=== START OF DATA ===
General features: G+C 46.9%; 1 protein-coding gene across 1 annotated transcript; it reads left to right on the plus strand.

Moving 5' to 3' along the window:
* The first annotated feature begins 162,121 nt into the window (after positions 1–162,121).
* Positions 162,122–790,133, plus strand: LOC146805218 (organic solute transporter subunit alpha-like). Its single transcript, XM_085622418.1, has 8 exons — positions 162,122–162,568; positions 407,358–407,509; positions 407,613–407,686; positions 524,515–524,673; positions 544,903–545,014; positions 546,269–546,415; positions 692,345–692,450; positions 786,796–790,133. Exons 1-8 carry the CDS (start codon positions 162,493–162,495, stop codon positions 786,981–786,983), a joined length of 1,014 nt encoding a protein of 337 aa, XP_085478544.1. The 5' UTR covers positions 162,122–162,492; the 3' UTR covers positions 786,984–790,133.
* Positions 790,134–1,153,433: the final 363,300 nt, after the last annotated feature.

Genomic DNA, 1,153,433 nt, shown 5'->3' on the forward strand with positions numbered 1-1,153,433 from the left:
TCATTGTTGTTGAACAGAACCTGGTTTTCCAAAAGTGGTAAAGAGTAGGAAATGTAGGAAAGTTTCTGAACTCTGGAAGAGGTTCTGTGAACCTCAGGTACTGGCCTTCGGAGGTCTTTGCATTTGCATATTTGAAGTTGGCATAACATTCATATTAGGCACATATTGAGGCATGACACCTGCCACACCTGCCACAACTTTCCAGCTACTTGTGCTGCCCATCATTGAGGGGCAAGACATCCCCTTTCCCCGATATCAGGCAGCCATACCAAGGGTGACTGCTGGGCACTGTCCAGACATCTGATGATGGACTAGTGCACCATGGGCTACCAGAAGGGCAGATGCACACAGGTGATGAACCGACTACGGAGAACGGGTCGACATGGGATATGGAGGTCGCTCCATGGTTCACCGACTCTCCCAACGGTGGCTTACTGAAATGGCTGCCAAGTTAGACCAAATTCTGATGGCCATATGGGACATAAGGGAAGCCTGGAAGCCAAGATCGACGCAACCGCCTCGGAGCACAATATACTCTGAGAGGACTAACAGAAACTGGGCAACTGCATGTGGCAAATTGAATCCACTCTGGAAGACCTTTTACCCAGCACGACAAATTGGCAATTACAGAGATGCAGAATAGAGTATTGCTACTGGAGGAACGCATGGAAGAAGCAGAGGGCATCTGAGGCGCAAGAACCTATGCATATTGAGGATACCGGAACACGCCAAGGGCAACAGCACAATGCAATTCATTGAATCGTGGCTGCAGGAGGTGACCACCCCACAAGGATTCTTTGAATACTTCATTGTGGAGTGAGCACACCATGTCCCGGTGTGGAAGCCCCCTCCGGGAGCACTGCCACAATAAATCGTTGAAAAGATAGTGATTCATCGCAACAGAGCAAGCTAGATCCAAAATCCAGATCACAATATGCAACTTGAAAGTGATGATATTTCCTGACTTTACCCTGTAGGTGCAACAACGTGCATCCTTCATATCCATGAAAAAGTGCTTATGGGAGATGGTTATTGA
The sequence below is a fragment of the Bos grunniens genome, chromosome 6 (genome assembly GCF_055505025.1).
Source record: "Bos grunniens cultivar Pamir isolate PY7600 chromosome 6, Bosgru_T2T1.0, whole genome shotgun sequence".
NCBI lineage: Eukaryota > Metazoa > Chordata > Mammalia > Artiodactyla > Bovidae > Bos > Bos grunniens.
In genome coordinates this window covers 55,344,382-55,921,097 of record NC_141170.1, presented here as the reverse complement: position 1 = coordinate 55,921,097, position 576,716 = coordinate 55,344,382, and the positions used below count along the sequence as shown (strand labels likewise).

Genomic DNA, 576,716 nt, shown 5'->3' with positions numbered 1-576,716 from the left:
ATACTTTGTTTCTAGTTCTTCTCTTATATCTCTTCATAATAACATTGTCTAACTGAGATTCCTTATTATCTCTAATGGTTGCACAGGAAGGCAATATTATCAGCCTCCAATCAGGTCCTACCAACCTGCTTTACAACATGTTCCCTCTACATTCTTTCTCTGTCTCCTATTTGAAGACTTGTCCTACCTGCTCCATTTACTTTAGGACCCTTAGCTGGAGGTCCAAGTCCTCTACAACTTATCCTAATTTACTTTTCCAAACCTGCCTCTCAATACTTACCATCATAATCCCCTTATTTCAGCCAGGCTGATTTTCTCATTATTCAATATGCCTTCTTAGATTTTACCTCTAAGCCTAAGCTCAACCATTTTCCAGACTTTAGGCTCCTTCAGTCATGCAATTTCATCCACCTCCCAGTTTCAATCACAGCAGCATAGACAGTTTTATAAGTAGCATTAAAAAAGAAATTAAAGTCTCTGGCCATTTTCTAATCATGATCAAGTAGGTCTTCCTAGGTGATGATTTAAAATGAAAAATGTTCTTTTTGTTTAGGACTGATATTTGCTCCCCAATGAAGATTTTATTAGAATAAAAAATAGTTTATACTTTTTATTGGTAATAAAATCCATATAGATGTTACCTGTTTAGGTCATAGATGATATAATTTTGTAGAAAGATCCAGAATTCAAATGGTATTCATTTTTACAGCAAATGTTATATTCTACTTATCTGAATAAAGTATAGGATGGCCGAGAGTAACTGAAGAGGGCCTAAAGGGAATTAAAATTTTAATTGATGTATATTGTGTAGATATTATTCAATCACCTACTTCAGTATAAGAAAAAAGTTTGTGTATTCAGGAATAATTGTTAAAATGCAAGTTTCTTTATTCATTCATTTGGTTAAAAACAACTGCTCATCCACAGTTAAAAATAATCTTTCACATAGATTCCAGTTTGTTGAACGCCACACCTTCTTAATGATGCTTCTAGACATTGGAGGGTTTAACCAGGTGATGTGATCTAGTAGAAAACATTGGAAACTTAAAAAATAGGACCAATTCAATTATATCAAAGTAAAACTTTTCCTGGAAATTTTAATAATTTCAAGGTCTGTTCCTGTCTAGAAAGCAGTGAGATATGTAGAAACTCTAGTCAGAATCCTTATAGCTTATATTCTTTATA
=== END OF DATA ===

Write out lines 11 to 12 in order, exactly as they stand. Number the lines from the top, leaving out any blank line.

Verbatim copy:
In genome coordinates this window covers 55,344,382-55,921,097 of record NC_141170.1, presented here as the reverse complement: position 1 = coordinate 55,921,097, position 576,716 = coordinate 55,344,382, and the positions used below count along the sequence as shown (strand labels likewise).

Genomic DNA, 576,716 nt, shown 5'->3' with positions numbered 1-576,716 from the left: